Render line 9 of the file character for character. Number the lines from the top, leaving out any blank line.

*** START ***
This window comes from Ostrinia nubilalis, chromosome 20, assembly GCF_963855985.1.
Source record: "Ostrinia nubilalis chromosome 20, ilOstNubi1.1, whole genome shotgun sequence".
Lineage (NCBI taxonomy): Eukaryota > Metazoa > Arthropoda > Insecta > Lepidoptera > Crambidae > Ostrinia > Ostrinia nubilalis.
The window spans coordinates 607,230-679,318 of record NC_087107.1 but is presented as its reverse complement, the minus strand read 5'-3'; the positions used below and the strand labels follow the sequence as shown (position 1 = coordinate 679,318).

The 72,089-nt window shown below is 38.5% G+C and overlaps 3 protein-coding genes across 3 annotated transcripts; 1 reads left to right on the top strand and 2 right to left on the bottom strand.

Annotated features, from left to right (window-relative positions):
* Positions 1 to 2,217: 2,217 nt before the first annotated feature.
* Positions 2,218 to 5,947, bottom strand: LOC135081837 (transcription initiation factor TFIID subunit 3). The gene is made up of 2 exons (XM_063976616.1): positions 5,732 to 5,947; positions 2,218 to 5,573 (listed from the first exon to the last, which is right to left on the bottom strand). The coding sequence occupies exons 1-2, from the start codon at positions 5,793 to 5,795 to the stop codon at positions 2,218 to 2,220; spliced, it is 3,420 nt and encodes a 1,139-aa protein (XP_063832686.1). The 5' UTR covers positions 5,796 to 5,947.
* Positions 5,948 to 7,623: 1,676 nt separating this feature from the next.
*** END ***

* Positions 5,948 to 7,623: 1,676 nt separating this feature from the next.